Trail Runner Lifestyle – what does it mean to LIVE CLEAN : RUN FREE?
In short, to live clean means to us, to live simply. I’m not talking about being a ‘minimalist’ in the purest sense of the word, or living in a rustic mountain lodge with just a backpack of belongings and no electricity – although that would be an awesome experience for a certain period of time – it’s not for me long term!
What I am talking about is living a modern everyday professional lifestyle, but doing so with meaning, not becoming overwhelmed and distracted by owning and being responsible for a load of stuff. Not spending needlessly and buying more stuff and food that we need or could possibly want.
There’s enough to focus on in life that is actually important and worth the time and mental energy without needless consumerism, possessions, and waste.
Living with less. Not to the extreme, just changing your attitude to shopping and going against the trend of accumulating ‘stuff’. Trail running has helped me get to this mindset in many ways.
Avoid going shopping for ‘stuff’ unless it’s something you actually need
One of the simplest ways it has done so is that now I am far more likely to spend most of my Saturday on a long run or adventure than to spend it wandering around a shopping centre. In fact, I have to be pretty desperate to want to buy something to face going into the city centre on a weekend full stop.
Keep what you use regularly, truly need, or items that bring you joy.
If something isn’t useful or bringing you joy (like a gorgeous painting that brings back a great memory) then do you really need it? Anything else is most likely to be just clutter that needs to be stored / cleaned / maintained. For this reason, I regularly clear out my running kit wardrobe, and give what I no longer love or use to charity.
Another tip is to do more of your shopping online, so you can just search for what you are looking for and reduce the likelyhood of getting distracted by a nice shop window.
Amazing deals from friends of Trail & kale:
Whether consciously or not, ‘stuff’ also clutters your mind as well as your home.
Cleaning your home is easier with less stuff to move, and less furniture to store it in. This is a big win for me, as I’d rather spend less time cleaning if I can help it, but I do love having a clean home (again, this is better for my mind than living in a messy one). Insuring your belongings and moving home become a lot easier and potentially less costly, too.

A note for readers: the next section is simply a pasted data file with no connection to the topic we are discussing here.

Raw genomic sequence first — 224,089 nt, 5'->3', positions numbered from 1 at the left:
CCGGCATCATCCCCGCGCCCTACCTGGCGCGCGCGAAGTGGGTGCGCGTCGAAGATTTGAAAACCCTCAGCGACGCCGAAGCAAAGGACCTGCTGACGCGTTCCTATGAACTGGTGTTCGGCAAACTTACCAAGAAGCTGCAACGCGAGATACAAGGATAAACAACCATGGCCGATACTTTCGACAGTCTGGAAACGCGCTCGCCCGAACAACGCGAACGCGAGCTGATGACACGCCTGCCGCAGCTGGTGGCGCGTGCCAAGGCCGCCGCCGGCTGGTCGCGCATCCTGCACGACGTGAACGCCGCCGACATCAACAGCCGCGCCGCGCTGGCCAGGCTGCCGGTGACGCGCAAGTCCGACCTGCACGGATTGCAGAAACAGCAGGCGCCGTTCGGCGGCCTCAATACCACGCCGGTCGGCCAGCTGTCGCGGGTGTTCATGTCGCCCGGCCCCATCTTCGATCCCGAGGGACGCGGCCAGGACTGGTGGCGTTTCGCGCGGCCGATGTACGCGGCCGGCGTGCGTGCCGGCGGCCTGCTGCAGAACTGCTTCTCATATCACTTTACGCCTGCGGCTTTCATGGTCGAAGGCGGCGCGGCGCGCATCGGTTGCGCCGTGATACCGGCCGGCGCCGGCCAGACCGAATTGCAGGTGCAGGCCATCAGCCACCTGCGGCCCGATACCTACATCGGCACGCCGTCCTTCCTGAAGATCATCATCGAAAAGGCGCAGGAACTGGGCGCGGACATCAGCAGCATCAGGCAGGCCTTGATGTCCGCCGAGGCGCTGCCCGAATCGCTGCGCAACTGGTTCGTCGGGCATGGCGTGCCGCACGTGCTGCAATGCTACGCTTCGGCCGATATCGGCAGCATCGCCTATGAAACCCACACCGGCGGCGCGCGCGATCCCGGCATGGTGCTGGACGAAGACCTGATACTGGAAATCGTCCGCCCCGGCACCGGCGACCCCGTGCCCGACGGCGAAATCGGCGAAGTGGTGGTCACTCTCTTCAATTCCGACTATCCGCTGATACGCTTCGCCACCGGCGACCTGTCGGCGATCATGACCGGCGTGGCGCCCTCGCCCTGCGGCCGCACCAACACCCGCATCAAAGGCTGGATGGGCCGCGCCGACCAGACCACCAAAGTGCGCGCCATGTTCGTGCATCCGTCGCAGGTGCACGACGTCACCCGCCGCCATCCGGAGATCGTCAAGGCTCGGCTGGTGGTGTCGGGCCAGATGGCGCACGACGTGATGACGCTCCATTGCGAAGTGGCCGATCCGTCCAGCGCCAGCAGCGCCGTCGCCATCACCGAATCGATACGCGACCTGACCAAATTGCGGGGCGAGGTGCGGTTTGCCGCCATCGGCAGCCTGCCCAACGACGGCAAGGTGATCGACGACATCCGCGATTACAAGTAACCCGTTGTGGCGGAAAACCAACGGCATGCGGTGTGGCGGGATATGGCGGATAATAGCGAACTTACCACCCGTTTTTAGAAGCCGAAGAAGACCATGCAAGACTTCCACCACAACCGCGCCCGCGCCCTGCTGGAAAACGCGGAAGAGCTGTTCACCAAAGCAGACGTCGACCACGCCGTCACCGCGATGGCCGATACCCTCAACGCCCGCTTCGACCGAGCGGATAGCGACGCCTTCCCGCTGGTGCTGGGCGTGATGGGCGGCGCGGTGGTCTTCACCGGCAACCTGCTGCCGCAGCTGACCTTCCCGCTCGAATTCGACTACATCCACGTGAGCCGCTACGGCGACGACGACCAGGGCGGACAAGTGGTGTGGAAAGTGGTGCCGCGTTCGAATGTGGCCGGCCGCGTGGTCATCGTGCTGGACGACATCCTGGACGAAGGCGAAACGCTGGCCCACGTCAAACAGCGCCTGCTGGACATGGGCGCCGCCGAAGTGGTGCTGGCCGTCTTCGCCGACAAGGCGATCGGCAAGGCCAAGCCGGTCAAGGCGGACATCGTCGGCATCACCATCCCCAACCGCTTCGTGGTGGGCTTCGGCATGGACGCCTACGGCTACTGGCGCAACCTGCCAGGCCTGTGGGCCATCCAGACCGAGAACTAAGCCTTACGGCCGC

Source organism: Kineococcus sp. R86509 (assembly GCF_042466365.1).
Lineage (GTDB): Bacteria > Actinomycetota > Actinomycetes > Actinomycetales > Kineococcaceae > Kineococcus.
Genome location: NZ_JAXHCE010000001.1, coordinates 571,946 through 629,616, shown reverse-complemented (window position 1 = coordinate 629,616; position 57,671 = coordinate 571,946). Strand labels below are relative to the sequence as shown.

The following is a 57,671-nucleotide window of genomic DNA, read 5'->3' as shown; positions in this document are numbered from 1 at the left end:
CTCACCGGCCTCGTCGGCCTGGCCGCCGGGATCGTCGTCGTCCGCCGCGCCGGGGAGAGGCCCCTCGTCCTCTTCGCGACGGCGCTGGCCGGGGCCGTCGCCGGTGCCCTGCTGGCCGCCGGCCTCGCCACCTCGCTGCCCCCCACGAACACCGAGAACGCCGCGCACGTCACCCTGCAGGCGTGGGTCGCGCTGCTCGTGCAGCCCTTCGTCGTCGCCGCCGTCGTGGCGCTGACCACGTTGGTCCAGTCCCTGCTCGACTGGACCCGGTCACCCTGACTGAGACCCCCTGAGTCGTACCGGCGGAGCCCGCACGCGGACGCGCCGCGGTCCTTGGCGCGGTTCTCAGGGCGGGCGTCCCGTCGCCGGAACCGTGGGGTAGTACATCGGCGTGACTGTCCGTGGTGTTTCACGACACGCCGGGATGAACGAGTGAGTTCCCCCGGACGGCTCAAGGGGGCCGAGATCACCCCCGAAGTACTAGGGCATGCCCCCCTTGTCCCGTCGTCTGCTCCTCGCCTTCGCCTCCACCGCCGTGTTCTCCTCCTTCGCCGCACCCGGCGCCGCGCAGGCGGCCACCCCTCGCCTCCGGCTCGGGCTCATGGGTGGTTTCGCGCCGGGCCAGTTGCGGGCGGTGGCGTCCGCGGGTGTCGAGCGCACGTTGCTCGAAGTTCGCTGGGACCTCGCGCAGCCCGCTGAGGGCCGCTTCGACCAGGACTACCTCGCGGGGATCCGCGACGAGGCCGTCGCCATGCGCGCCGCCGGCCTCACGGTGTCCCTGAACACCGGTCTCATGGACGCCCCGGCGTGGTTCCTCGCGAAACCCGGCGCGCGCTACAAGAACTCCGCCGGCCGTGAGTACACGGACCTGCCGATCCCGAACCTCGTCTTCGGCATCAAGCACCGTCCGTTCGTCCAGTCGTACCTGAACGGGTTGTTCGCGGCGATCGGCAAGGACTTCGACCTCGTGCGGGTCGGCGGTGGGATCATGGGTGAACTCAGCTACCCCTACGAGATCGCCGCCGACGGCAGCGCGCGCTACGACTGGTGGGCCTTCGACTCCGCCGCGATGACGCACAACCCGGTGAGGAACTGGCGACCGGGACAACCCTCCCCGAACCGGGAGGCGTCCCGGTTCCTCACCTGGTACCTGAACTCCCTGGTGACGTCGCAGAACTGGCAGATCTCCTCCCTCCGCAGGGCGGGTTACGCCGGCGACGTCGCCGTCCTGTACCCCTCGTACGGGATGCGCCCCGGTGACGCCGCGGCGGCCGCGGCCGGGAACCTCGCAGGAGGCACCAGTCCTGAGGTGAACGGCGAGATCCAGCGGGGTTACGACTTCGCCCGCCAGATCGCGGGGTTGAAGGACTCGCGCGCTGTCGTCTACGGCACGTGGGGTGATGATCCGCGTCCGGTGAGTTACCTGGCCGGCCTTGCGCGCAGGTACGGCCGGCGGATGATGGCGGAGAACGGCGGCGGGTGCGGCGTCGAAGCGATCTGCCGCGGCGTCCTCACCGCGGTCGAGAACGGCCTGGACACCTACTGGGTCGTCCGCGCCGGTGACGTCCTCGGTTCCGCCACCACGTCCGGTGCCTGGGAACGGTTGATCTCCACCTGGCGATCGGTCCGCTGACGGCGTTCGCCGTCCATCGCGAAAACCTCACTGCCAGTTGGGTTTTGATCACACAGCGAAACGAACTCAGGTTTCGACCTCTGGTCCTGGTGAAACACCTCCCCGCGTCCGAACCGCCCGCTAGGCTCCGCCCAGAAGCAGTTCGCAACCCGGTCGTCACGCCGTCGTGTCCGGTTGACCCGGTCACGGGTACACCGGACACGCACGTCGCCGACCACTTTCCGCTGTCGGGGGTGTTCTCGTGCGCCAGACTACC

If you spend less money on lower-value ‘stuff’, then this means the things you really do need can be invested in. You can buy the quality version that lasts, and enjoy using it while not having to replace things as often as perhaps a cheaper alternative would need to be. This also means you’re potentially generating less waste in doing so.
But I don’t have much stuff?
I never considered myself to have much ‘stuff’. Alastair and I thought we were already pretty low-volume when it came to possessions. But it turns out we were wrong! We took a cold, hard look at what we had in the draws and cupboards of every room in the house, plus the garage contents, and it turns out we have a lot that we don’t use.
I think it’s all relative. You can always reduce the amount of stuff you need and have, and be happier for it – or at least less distracted.
What does this have to do with the trail runner lifestyle?
One of the major benefits of trail running, to me, is being able to get out and move in nature, clearing your mind: focusing on the movement and being in the moment.
So, it seems very counterproductive to go out and have this lovely time on the trails, only to return to a home stuffed with things that occupy precious space and serve no useful purpose.
The plague of ‘overwhelm’
These days, one of the things we increasingly notice is the ‘overwhelm’ factor. It is a big source of everyday distraction and frustration for us, that we are seeking to remove from our daily lives. Trail running, in its simplicity, is the antithesis of ‘overwhelm’ – a sort of remedy for life.
What is ‘overwhelm’? Having too much choice.
How many times have you been to the supermarket and spent far too long trying to choose the best pasta sauce for your weekday dinner? With more than 40 varieties on the shelves, how do you know which is the best in terms of ingredients, nutritional qualities, or taste? I was over the moon when a local Co-op shop opened near our home. We shop there most of the time – it stocks local produce and offers limited choice of all the other basics – perfect! Now I just visit the supermarket if buying niche or specific ingredients for a particular meal I am planning.
It works the same with clothes. Looking into a wardrobe and wondering what to wear, or thinking you have ‘nothing to wear’? What a time-sucker! I’ve cut right back on clothes, and now own just a few items, that go with each other and which I love to put on.
Being free to make the important decisions
I want to get to the point where the only decisions I have to make in my personal life are the important ones that justify the time and mental energy spent in making them. Like what direction am I going to take my career in? What trail will I choose for this weekend’s long run? Decisions that are designed to enhance life, either fundamentally or superficially, rather than distract my mind from what really matters to me.
I love expansive, open spaces, where I can feel small and think big.
Call for comments
This is my perspective on how decluttering can help live a cleaner lifestyle. It has certainly helped us. I’d love to hear your tips on living clean and how trail running has changed your outlook on life – share them in the comments below!